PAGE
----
First review of the phone I've read where the call quality was poor. Endgadget, techradar, mentions differently


May 20, 2011, 12:26 am

@ Jake Still it does not mean that the iPhone is the benchmark of the mobile phone world. At one point it might have been, but it has been surpassed and obliterated by phones like the Atrix, LG's 2x and the S2.

Also what your saying here " Besides, just because you don't think the iPhone is good enough to compare to other phones, doesn't mean other people think the same" is just bull and makes no sense at all because you didn't see me saying that other people think the same now did you!?
And learn to read because i didn't say good enough i only said its good but not that good. As in not that good to be the benchmark of the mobile phone industry anymore.


May 20, 2011, 4:36 am

This is the problem with reading reviews written from a personal perspective. Ed knows that the call quality 'issue' is not going to be a problem for 90% of users, and he knows that the flimsy nature of the rear cover can only be appreciated when it's removed (he even says it explicitly). Ed is looking for factors that differentiate this phone from the competition, and thankfully most phones these days are so good that these factors are barely negatives at all. Unfortunately, merely mentioning them in a negative light lends the impression that they're more serious than they really are.

It's a hard life, trying to communicate with the public. Kenneth Clarke, anyone?


May 20, 2011, 7:23 am

benham, nobody has gone on about the iphone more than you ,are you regretting your purchase already send it back and get an iphone instead.

@TR i gues touch wizz has improved not one mention in the whole thread.


May 20, 2011, 12:37 pm

The call quality issues mentioned in the review must have been network related. I've had my SGSII for two weeks now and there is nothing wrong with the call quality at all, it's been perfectly clear and with no negatives. The phone itself is by far the best I've ever owned and is amazingly fast.


May 20, 2011, 11:35 pm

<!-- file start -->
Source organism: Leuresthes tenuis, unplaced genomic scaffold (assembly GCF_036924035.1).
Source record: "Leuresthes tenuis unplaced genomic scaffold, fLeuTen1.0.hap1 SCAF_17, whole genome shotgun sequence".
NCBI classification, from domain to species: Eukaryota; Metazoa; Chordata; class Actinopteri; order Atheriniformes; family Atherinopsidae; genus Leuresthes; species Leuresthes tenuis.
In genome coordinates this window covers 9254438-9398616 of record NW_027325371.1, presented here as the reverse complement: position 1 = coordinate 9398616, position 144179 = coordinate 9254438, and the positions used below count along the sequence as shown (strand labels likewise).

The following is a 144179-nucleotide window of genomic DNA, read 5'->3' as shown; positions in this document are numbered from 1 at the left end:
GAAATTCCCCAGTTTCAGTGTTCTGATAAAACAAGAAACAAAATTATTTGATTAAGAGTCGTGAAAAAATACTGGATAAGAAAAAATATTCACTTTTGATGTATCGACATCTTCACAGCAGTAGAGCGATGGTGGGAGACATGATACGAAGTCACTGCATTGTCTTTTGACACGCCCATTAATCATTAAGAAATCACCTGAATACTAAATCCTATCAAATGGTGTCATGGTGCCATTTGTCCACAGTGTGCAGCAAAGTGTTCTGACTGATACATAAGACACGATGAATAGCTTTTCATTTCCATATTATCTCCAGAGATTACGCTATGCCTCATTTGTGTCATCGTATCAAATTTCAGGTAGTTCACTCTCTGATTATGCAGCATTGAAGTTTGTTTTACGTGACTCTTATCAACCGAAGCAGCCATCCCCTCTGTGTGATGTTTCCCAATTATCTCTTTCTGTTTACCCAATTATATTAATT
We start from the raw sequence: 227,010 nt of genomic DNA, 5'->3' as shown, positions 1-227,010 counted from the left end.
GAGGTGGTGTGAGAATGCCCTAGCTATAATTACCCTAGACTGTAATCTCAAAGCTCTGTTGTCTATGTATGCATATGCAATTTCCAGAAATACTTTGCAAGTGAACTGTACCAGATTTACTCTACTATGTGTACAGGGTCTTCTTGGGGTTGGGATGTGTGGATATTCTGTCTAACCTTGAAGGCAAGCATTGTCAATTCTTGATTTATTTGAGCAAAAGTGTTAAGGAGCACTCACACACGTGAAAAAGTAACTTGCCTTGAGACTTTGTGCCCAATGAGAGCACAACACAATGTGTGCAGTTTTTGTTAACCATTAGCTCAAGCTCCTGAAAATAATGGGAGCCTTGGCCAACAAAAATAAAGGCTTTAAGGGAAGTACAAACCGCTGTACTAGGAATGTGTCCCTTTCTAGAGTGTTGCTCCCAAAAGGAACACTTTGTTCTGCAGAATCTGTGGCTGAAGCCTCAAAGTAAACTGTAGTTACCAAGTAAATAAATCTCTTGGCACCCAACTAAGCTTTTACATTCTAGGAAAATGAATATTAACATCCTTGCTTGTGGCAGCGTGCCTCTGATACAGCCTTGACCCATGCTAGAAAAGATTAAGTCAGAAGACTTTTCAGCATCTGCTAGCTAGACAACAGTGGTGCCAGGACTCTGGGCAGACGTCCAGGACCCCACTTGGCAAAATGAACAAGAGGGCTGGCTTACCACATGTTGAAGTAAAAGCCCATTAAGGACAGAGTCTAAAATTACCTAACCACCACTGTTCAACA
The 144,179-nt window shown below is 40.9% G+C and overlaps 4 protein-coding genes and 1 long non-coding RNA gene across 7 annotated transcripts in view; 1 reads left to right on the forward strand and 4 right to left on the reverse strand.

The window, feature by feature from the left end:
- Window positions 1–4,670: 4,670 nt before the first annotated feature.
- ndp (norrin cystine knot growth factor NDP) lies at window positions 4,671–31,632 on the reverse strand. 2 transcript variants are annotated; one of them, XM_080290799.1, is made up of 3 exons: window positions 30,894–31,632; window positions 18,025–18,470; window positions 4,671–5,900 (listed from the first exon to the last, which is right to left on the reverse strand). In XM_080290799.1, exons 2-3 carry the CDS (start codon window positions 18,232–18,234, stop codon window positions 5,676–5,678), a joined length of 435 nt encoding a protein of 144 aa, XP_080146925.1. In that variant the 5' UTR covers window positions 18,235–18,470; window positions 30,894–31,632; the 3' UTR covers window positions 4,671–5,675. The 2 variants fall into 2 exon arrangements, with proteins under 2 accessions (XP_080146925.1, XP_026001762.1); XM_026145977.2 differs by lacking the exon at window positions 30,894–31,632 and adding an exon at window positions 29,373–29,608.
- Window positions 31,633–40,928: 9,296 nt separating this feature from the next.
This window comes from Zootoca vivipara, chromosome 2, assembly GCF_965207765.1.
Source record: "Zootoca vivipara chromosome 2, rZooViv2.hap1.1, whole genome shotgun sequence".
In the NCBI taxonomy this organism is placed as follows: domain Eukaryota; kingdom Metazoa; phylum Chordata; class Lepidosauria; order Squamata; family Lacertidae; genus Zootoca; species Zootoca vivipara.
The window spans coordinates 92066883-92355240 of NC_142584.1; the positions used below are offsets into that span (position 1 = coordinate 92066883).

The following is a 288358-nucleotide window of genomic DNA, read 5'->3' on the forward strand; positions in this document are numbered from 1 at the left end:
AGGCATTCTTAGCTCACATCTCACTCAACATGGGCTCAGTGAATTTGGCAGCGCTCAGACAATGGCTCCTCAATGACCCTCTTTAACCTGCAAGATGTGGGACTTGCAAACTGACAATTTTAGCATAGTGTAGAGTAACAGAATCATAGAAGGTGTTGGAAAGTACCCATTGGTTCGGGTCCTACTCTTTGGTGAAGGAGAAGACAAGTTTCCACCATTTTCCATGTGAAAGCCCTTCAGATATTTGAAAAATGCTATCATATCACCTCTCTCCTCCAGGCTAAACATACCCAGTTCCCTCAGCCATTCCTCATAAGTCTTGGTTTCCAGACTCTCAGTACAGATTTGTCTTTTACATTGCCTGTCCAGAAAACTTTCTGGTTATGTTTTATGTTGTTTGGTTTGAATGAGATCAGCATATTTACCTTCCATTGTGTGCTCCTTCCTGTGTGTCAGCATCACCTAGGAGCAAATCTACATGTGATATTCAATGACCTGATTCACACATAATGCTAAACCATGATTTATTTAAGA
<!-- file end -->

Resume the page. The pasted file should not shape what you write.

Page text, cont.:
@ betelgeus: right and you believe the nonsense your saying to me? i don't know what kind of drugs your on but i love my S2 and i wouldn't use a iPhone even if someone offered it to me for free! If you love the iPhone so much go buy one :)
Android all the way !!!


May 20, 2011, 11:42 pm

Well i take the comment i made about Ed back then, it would be nice if they started comparing the S2 to the Sensation for example.


May 21, 2011, 2:13 am

Just to clarify, the call quality issues mentioned were not network related. The earpiece volume was low in a number of test calls which had good signal. It also had a crackling quality at high volume that was most definitely the handset. That this may have been a one off issue is perfectly possible but network issues were not to blame.


May 21, 2011, 2:25 pm

Fair enough. I imagine that must have been a dodgy handset then as I've found mine to have no call problems whatsoever and this is the first review I've seen mention anything like that.


May 23, 2011, 1:17 am

I've been doing a lot of obsessive research in to call quality and have found that only O2 and Orange have decent quality for iPhone 4, 3G and 3GS.
I wonder if it's the same for Android phones now, considering that the iPhone4 antenna design is amazing and the signal is a lot better than most Android phones of the past.
Though I see you were using Orange so it might've been a bad handset?

It doesn't support HD Voice, too, which is a shame! Every phone should support it now.


May 25, 2011, 1:55 pm

Thanks for commenting, Ed. Fair enough.


July 9, 2011, 12:23 am

While a making calls on a mobile may no longer be its prime function, I fail to see how it can score so well if call quality is an issue. A bit like buying a car and listing all its attributes only to finish off with "well the ride quality was crap".